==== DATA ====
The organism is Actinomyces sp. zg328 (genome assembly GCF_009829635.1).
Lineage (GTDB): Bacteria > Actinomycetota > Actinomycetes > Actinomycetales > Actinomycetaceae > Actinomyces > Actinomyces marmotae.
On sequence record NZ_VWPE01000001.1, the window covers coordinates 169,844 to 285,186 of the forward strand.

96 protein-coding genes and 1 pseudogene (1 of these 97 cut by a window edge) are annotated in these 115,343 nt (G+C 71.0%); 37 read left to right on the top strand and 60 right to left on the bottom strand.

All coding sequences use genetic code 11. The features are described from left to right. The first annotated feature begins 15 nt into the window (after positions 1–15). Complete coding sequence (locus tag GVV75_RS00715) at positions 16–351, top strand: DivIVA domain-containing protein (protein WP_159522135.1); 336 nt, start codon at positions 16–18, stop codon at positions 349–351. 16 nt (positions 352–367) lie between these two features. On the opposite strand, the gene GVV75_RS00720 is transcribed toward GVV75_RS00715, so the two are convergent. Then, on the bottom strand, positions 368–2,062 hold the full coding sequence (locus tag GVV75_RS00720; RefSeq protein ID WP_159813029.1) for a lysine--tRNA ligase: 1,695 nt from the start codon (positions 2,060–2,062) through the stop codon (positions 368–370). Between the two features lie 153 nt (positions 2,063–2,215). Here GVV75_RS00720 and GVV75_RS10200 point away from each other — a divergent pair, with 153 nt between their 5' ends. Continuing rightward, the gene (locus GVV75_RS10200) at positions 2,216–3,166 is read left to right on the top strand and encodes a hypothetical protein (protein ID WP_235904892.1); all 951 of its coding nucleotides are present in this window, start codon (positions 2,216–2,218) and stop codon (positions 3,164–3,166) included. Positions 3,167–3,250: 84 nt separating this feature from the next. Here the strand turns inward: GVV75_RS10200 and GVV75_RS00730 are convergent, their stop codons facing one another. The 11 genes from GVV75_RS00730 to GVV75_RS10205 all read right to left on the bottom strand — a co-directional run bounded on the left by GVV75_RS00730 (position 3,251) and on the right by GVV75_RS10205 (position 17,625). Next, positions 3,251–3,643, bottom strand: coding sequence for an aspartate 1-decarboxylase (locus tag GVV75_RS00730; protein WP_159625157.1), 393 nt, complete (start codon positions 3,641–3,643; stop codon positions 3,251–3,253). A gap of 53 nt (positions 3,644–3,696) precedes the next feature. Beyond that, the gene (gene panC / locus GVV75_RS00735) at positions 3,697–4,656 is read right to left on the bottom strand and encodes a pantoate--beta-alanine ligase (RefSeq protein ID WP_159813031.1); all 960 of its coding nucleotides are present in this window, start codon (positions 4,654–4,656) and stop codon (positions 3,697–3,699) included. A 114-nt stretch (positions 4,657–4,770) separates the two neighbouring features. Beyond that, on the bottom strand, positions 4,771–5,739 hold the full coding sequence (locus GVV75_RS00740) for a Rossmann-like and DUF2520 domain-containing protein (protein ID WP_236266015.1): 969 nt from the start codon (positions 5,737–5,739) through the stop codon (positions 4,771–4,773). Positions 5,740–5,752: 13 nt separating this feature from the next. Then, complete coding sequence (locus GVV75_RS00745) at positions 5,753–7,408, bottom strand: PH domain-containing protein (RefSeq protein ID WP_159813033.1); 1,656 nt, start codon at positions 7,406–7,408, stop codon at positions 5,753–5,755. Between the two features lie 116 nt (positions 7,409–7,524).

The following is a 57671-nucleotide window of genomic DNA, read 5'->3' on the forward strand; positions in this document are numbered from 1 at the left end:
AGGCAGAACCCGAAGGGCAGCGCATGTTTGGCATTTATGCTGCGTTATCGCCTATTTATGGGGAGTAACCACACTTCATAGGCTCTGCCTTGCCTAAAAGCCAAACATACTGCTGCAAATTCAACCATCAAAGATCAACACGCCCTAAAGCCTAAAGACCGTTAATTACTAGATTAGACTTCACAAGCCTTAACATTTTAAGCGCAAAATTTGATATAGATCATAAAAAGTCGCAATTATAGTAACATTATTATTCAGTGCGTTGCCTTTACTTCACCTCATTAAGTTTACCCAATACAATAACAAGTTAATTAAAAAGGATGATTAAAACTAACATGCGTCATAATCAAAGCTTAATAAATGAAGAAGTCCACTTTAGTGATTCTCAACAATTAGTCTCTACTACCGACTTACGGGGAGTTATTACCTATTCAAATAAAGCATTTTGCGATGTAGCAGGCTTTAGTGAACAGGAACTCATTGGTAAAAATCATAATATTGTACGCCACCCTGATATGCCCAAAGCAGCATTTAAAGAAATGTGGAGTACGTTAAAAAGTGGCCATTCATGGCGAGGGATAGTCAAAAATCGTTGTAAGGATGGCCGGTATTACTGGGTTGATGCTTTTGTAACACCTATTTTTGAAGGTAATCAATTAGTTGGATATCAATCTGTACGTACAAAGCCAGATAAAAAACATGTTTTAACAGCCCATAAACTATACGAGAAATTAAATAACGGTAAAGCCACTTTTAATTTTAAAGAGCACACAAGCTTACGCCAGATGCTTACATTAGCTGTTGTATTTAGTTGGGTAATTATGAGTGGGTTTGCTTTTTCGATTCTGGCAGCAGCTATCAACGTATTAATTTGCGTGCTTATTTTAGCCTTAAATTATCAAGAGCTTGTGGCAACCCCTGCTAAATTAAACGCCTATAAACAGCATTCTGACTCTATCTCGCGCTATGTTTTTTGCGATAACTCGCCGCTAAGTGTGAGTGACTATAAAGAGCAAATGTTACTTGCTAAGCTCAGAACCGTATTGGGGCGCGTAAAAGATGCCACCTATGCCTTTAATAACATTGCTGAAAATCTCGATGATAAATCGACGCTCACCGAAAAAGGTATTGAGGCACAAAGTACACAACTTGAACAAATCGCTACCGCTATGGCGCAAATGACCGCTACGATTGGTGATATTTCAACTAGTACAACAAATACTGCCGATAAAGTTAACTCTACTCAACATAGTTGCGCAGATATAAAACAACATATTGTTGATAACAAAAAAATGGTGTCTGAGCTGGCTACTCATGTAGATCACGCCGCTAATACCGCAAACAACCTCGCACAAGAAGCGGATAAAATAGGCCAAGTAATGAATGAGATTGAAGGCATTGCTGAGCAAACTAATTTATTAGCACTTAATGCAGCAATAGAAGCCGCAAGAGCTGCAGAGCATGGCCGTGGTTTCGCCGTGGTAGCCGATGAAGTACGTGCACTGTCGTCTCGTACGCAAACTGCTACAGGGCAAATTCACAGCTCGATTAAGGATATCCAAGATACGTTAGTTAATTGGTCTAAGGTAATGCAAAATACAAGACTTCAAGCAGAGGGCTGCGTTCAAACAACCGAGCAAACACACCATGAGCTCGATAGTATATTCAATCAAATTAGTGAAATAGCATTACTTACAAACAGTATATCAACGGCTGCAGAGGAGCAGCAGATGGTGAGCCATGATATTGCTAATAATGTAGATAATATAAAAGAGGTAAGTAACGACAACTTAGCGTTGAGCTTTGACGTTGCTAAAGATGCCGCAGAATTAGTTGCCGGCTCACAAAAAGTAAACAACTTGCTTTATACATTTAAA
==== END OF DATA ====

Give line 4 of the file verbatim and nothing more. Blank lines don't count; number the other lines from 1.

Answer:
96 protein-coding genes and 1 pseudogene (1 of these 97 cut by a window edge) are annotated in these 115,343 nt (G+C 71.0%); 37 read left to right on the top strand and 60 right to left on the bottom strand.